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VeilleNanos - Risks associated with gold nanoparticles

Risks associated with gold nanoparticles

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Info sheet
gold health risks

By the AVICENN team – Last modification August 2023

Risks associated with gold nanoparticles

For some time now, gold nanoparticles have been praised for their fantastic properties and their numerous applications (notably in the medical field but also in cosmetics). However, let’s not underestimate their toxicity, it requires appropriate safeguards.

A paper published in early 2019 in Nature Nanotechnology shows that titanium dioxide, silica, and gold nanoparticles can induce changes in the endothelium and thus leakage of tumor cells, leading to metastasis. According to Frédéric Lagarce, professor of biopharmacy and hospital practitioner in Angers, “What is interesting / original is to show a potential risk of nanotechnologies in the treatment of tumors while these technologies are often presented as the answer to improve the performance of anticancer drugs. It is now necessary to verify if these endothelial modifications are also found with polymeric or lipidic nanoparticles, which are more commonly used to encapsulate active ingredients and target tumors. If this was unfortunately the case, the whole strategy of nanomedicine (very cancer-oriented) would be called into question.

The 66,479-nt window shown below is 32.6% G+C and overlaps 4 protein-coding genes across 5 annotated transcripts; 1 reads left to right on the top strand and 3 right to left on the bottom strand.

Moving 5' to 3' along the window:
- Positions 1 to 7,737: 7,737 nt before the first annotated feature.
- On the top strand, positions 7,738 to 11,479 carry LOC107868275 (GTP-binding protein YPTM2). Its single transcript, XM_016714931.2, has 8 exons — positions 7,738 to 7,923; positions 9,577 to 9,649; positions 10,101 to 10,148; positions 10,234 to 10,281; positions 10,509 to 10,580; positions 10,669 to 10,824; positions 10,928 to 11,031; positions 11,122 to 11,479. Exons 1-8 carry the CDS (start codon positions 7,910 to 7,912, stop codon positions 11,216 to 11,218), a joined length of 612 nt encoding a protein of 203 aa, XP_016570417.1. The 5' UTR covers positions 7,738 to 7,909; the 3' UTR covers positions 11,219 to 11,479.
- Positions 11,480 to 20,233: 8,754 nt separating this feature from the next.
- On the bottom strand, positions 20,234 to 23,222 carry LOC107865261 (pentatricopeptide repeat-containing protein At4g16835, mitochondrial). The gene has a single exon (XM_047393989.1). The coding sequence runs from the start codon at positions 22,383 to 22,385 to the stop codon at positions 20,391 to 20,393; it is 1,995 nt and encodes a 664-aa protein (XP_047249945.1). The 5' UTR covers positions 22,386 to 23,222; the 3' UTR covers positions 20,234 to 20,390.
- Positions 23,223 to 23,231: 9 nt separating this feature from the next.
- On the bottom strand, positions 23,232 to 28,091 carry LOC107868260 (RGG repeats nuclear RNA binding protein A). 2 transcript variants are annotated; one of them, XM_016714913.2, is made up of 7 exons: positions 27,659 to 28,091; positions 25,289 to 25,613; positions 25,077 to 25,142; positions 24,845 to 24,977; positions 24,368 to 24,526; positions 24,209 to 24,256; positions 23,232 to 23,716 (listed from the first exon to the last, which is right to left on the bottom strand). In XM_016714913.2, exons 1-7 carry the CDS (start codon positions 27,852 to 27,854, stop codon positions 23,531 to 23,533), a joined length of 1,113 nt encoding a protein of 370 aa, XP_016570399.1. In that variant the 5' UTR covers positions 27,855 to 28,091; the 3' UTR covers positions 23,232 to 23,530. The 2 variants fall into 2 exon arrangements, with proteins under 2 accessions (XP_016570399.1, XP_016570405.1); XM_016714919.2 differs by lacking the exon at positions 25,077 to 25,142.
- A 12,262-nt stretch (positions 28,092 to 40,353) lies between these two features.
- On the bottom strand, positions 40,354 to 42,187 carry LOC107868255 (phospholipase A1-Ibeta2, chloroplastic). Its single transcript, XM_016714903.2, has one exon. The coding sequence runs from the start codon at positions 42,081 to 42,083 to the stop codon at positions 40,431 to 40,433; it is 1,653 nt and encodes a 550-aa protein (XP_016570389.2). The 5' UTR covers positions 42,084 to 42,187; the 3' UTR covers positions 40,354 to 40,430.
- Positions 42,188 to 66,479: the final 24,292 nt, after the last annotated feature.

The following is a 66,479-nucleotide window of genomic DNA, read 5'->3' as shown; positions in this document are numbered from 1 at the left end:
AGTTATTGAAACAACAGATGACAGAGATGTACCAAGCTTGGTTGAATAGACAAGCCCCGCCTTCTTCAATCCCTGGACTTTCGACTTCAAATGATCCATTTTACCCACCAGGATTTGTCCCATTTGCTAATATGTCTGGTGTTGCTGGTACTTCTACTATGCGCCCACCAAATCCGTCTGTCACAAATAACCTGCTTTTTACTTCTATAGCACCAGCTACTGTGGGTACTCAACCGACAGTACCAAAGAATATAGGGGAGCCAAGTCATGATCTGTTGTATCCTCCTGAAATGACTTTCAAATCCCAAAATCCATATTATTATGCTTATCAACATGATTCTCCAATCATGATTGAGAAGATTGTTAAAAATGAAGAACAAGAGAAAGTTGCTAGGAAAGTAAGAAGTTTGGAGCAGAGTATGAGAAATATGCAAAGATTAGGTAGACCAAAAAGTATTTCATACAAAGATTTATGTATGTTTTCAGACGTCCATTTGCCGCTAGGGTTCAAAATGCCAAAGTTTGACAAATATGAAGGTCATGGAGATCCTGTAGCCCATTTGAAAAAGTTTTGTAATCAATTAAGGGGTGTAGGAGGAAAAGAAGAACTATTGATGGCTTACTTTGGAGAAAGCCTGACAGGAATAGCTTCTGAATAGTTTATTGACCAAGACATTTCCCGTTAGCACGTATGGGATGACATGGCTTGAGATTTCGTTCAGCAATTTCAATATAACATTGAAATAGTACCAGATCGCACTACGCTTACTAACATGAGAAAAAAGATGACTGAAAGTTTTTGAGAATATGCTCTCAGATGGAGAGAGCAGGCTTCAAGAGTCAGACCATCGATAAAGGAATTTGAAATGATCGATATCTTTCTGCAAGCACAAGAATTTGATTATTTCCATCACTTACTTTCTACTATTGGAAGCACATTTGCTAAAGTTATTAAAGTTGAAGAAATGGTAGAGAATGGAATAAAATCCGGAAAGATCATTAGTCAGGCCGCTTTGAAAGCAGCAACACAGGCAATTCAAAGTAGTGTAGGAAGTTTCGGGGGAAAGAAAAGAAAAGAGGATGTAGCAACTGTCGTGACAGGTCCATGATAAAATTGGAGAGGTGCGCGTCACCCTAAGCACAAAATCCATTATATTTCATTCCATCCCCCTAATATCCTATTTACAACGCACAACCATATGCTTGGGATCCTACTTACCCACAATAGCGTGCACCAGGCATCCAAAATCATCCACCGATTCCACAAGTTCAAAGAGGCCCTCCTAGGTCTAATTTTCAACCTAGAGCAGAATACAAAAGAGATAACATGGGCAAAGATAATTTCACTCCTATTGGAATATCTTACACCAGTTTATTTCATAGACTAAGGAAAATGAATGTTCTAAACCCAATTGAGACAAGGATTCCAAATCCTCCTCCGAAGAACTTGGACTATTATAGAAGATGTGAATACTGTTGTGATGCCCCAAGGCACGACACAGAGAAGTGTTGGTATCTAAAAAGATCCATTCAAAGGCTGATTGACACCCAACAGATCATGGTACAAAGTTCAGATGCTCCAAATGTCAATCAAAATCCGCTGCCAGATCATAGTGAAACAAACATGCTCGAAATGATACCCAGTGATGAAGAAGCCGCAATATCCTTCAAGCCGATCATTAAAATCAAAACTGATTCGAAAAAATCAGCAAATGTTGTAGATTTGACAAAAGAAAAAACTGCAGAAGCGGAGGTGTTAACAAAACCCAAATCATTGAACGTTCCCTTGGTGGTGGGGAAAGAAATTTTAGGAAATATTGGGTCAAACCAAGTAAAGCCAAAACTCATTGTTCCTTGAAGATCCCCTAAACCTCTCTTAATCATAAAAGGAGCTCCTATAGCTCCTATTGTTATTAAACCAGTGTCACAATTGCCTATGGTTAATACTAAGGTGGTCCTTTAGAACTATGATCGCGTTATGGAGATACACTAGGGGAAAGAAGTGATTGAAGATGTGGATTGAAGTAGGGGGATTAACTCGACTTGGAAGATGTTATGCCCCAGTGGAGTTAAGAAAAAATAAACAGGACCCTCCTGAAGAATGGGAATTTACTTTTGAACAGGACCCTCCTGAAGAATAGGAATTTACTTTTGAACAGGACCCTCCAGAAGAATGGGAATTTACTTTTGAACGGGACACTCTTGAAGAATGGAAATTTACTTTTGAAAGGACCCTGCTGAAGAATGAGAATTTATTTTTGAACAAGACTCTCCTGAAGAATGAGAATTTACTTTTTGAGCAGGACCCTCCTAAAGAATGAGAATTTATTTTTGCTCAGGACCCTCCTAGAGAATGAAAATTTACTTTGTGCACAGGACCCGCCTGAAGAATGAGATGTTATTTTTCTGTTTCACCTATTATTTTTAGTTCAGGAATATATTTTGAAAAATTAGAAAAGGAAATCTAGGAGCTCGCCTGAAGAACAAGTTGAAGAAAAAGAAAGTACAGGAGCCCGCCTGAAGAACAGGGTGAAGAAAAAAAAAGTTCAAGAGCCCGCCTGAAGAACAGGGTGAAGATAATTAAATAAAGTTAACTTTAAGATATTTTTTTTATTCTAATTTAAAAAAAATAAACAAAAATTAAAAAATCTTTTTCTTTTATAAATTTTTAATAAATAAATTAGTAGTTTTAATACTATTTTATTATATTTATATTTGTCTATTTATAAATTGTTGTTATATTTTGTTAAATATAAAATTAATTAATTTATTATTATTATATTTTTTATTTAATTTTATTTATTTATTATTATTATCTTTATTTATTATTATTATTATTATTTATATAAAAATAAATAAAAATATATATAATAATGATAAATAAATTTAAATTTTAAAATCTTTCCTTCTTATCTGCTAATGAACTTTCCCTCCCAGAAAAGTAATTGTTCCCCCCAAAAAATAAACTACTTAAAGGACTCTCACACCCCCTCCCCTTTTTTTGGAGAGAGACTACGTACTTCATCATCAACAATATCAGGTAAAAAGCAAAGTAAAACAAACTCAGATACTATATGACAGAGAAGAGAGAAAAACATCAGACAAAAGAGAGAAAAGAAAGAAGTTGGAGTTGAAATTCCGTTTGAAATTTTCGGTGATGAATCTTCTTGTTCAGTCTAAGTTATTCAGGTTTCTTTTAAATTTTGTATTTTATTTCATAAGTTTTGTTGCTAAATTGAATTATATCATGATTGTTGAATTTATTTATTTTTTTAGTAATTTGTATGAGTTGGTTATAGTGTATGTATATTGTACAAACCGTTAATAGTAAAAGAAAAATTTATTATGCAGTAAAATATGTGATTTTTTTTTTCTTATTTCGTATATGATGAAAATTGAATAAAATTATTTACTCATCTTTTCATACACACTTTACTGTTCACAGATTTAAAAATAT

At the end of 2019, researchers revealed that gold nanoparticles are not as stable in cells as previously thought1Cf. What happens to gold nanoparticles in the body, CNRS, December 2019; Gold nanoparticles are not so stable in cells, Pour la Science, January 2020; What happens to gold nanoparticles from drugs in our bodies, Florence Gazeau and Florent Carn, The Conversation, March 3, 2020.

Published in early 2020, research conducted in Germany showed that the absorption of gold nanoparticles in cells disrupted their metabolism “as if they had run a marathon” (increase in the number of mitochondria and endosomes, decrease in other organelles such as lipid droplets and multivesicular bodies)2X-ray microscopy at BESSY II: Nanoparticles can change cells, Helmholtz-Zentrum Berlin für Materialien und Energie, February 12, 2020 and Cells Undergo Major Changes in the Quantity of Cytoplasmic Organelles after Uptake of Gold Nanoparticles with Biologically Relevant Surface Coatings, Kepsutlu B et al, ACS Nano, 14, 2, 2248-2264, 2020.

In 2020, researchers from Imperial College London have shown that3Cf. Size determines how nanoparticles affect biological membranes, Dunning, H., Imperial College London, September 17, 2020 (press release) and Size dependency of gold nanoparticles interacting with model membranes, Contini, C et al, Nature Communications Chemistry, 130, 2020:

  • larger nanoparticles (50-60 nm) sometimes adhere to the outside of the cell membrane, causing minimal disruption
  • medium-sized nanoparticles (25-35 nm) adhere more often to the surface and cause some distortion